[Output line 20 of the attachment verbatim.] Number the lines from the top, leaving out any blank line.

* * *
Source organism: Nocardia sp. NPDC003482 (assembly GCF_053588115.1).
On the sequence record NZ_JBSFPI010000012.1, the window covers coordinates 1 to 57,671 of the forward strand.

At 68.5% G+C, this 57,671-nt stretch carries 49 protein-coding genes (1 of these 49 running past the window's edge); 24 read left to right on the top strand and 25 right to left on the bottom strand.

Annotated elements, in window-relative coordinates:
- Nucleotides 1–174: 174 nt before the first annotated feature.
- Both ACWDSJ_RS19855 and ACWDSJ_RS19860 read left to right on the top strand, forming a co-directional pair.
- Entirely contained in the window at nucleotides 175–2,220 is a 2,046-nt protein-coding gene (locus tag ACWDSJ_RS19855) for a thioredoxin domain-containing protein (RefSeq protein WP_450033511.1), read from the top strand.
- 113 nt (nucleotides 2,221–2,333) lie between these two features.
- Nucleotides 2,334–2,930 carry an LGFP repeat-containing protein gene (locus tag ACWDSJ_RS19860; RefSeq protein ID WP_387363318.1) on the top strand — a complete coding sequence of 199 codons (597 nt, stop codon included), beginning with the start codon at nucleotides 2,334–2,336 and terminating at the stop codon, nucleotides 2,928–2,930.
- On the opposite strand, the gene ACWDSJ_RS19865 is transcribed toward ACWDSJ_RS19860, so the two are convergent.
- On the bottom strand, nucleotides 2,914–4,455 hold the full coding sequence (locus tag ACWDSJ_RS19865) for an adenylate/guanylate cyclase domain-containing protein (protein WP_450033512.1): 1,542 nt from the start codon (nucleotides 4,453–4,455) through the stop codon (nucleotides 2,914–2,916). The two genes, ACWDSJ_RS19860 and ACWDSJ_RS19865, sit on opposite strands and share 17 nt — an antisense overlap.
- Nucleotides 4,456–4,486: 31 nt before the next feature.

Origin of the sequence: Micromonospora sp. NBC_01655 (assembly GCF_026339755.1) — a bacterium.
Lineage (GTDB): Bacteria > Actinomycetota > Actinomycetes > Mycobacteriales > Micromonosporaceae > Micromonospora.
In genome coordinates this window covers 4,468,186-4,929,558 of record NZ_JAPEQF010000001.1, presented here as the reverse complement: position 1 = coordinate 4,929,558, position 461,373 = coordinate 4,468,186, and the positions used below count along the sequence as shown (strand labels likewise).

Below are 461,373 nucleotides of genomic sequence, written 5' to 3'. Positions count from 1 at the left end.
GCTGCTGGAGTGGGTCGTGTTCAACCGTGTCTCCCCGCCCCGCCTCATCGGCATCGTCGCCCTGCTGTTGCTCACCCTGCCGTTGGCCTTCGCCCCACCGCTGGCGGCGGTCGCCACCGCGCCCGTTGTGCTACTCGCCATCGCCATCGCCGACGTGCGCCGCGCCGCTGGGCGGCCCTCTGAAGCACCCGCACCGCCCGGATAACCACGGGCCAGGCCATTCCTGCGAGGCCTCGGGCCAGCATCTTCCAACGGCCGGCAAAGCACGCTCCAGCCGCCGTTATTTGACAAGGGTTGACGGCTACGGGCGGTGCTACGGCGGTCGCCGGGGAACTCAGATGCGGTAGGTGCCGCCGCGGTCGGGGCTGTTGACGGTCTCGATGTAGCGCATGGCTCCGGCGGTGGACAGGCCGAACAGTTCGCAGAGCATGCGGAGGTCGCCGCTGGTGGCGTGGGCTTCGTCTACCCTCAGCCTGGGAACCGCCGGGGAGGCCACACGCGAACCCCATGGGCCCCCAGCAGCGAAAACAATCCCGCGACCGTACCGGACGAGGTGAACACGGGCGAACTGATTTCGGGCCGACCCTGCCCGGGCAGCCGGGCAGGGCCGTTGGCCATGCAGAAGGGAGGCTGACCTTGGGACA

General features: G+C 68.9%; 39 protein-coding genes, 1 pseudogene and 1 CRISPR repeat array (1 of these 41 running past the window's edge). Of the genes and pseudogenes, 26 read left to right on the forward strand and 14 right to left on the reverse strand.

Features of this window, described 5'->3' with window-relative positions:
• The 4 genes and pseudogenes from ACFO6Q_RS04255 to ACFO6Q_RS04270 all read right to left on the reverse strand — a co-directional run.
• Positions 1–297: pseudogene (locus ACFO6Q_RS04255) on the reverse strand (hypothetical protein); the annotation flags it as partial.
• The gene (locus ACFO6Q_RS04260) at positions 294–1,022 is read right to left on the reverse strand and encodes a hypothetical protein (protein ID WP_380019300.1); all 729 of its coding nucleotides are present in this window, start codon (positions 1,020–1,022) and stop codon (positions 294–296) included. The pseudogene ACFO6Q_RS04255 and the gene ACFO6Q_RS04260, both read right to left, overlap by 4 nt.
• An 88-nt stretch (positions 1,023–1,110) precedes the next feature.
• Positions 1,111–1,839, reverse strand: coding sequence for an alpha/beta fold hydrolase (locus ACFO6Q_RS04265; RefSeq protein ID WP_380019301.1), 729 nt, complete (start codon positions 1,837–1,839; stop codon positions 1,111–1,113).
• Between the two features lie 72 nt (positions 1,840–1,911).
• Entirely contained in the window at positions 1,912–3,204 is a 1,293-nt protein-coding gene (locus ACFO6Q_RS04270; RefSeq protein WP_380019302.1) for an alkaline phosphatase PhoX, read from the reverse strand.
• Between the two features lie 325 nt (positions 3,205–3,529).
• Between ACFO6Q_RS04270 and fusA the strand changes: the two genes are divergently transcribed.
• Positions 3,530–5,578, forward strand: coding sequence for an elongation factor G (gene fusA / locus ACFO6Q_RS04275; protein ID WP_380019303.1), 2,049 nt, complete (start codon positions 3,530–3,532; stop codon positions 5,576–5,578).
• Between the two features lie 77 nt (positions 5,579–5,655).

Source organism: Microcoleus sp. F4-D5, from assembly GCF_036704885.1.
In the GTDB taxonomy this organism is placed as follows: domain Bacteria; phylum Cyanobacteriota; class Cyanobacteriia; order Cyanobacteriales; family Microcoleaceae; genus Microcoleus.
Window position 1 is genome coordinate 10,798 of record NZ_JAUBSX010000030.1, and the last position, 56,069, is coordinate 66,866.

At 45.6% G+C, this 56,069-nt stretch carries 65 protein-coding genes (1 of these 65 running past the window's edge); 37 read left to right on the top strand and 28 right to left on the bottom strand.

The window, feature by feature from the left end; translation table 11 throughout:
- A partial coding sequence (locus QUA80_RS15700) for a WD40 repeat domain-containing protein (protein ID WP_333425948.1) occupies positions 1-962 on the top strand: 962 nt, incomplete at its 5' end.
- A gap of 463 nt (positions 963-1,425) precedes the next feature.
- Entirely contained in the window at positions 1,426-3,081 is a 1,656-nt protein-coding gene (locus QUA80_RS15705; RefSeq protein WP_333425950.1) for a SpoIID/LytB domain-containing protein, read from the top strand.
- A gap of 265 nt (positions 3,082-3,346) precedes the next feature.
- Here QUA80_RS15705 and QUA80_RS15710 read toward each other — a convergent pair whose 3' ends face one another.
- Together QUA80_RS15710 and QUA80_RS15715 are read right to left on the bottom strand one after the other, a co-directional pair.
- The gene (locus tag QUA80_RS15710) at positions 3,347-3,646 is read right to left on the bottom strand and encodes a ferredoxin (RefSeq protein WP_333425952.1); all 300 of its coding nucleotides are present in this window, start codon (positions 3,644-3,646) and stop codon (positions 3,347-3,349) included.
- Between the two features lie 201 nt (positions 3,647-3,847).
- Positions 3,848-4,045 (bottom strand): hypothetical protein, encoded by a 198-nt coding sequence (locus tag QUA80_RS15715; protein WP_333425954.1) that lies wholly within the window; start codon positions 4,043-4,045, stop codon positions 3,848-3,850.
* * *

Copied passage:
• The 4 genes and pseudogenes from ACFO6Q_RS04255 to ACFO6Q_RS04270 all read right to left on the reverse strand — a co-directional run.